“For the great prior successful building boom in Miami, we built for the night,” Bass said. “In order to be sustainable, we need to start thinking about how we’re going to build for the day.” That means we need office space, mixed use developments, the right balance between commercial and residential, and pedestrian-friendly areas, he says.

Stephen Nostrand, CEO of Colliers International and a University of Miami real estate professor, had a different take on the word “sustainability,” speaking of the environmental impact of development and arguing for increased density to create a truly walkable city. We are promoting too much outward growth, Nostrand says.

Margaret Nee, president of Commercial Real Estate Women (CREW), agreed that South Florida needs urban density and less sprawl. And in order to support the local real estate market, we need job growth.

This led to discussion about whether our infrastructure can support that type of growth. Craig Perry, president of homebuilder Centerline Homes argued that building vertically is not only more of a challenge for a developer, but also doesn’t meet the demands of the market.  “People to who move to Florida want a yard and a pool,” he said.

Marc Feigelson, CPA, an assurance & advisory services principal at Kaufman, Rossin, is much more optimistic for the sustainability of his clients’ projects in the current environment.  “They’re much less leveraged than they were a few years back,” he said, noting that he sleeps better at night knowing the clients he serves aren’t carrying huge debt loads these days.

Next week investment executives will join us in Boca Raton for “Kaufman, Rossin Presents: Power Lunch with Tom Hudson” as we address this statement: “The one thing that can accelerate growth in the South Florida investment industry is ______________.”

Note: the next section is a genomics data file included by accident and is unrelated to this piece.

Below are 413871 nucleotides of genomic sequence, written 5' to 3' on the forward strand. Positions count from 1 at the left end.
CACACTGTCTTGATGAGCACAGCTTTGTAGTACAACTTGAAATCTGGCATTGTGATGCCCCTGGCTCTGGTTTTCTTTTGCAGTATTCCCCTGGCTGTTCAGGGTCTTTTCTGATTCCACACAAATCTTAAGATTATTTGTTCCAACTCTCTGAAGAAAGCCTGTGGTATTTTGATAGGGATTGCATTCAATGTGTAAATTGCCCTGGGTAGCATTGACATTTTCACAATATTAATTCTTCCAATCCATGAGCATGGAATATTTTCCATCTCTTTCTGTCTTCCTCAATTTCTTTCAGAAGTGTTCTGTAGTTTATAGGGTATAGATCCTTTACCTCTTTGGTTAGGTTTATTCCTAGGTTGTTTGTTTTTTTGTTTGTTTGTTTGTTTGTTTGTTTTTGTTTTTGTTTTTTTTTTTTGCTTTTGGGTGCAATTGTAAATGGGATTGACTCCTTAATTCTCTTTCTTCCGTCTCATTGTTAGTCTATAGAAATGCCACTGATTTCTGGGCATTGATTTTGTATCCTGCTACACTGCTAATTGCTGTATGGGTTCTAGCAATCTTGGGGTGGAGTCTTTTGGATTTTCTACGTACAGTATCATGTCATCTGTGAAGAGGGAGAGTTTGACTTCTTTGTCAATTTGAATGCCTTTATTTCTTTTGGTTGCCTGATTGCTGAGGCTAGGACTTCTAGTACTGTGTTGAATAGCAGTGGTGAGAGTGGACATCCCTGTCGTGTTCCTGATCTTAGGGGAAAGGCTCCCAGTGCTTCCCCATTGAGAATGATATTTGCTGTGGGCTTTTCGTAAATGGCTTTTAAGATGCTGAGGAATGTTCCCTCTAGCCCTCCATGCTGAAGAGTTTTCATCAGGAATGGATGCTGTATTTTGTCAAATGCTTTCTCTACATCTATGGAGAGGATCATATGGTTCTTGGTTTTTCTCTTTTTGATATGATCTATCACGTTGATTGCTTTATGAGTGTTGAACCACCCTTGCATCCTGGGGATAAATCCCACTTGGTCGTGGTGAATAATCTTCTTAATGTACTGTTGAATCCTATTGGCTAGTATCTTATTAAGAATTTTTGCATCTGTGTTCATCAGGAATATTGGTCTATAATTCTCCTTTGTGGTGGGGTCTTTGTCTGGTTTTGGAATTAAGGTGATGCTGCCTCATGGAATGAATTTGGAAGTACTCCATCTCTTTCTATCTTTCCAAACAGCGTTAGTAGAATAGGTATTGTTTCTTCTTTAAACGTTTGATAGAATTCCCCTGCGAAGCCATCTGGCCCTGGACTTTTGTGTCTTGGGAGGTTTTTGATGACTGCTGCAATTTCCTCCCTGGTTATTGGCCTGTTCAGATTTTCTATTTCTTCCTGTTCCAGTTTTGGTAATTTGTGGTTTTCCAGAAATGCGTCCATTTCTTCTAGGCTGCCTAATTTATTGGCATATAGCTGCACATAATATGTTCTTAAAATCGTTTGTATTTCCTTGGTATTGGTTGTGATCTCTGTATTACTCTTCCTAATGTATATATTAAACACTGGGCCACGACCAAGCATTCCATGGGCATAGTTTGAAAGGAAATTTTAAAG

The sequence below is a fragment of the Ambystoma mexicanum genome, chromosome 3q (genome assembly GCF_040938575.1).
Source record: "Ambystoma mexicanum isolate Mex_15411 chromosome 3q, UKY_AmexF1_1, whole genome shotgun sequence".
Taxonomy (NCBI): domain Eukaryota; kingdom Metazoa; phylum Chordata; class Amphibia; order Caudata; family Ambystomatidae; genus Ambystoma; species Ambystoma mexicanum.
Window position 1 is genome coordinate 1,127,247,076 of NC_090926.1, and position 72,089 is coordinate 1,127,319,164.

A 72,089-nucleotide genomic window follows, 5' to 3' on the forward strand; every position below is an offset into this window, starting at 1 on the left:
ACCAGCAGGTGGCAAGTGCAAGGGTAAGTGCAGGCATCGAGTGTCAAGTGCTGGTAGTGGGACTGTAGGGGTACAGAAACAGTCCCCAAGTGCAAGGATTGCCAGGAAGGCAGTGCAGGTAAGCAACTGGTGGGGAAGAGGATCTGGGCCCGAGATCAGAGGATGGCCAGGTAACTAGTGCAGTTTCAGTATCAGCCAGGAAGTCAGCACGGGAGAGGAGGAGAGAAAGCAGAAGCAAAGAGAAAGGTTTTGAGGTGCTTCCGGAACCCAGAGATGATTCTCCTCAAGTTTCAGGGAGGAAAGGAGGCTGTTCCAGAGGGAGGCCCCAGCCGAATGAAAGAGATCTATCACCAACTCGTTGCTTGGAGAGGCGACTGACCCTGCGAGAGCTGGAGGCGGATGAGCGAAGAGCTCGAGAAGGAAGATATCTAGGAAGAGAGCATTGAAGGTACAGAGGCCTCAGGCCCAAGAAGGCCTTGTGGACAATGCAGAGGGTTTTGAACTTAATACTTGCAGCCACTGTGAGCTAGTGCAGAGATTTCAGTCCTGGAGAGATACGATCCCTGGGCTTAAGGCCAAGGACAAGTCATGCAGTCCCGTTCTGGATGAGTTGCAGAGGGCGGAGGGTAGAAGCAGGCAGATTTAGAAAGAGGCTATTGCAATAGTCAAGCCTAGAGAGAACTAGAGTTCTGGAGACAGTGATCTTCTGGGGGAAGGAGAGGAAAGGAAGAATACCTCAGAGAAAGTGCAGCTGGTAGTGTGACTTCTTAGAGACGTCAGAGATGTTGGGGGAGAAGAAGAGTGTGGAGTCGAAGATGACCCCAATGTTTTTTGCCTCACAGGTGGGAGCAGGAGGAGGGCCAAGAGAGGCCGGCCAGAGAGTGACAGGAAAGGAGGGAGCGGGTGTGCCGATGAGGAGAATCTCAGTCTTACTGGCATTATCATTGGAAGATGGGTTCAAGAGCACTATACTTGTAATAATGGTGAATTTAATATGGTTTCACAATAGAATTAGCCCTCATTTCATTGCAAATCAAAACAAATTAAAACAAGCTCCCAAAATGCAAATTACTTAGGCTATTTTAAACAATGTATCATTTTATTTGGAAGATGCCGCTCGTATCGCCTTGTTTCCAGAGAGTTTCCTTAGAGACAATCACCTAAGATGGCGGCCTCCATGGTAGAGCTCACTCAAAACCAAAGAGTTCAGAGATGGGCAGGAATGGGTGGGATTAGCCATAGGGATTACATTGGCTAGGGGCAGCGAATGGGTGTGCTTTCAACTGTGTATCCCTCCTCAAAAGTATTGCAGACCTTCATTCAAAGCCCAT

You can watch videos and view photos of our power lunch series on YouTube and Flickr, and keep an eye on our blog for highlights. We invite you to join the discussion online and keep the conversation going on Twitter by following @KaufmanRossin and @WLRN and using hashtag #SunshineEconomy. Let us know what you think of the radio show and the lunch series!

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Janet Kyle Altman is marketing principal for Kaufman, Rossin & Co., one of the top CPA firms in Florida. She serves as a board member for the Women’s Fund of Miami-Dade and as a board member and immediate past chair for Friends of WLRN. Janet can be reached at jaltman@kaufmanrossin.com.

See beyond the numbers

2012 Real Estate Tax Appeal Deadlines

Dan WagnerMiami-Dade, Palm Beach and Broward counties have all recently issued their annual Truth in Millage (“TRIM”) notices. It is important to carefully review your notice to make sure your property tax assessments are accurate. Many times, we find that clients’ property assessments are incorrect or inflated. Property owners wishing to appeal the assessed valuations and tax liabilities reflected on their 2012 TRIM notices have a very limited time to do so.

If you feel that your assessment may be too high, the deadlines to appeal your property taxes are approaching:

  • September 17, 2012 – Palm Beach
  • September 18, 2012 – Broward
  • September 18, 2012 – Miami-Dade

When appealing your assessment, you will have to comply with a new requirement to pay at least 75% of the taxes by the delinquency date or have the petition denied. For example, in the case of 2012 appeals, the partial payment of tax must be received by March 31, 2013.

The steps to appeal your property assessment can be challenging. If you need assistance with this process, please contact a Kaufman, Rossin professional or contact the following resources directly who specialize in these tax appeals:

Mitchell Feldman – FBS Property Tax Abatement, LLC
305.350.7360 or mfeldman@fbstaxabatement.com

Michelle Cohen – LeaseGuard, Inc.
561.998.2800 Ext. 1 or info@leaseguardusa.com

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Dan Wagner is an associate tax principal in Kaufman, Rossin’s State and Local Tax (SALT) practice. Kaufman, Rossin & Co. is one of the top CPA firms in the country. He can be reached at dwagner@kaufmanrossin.com.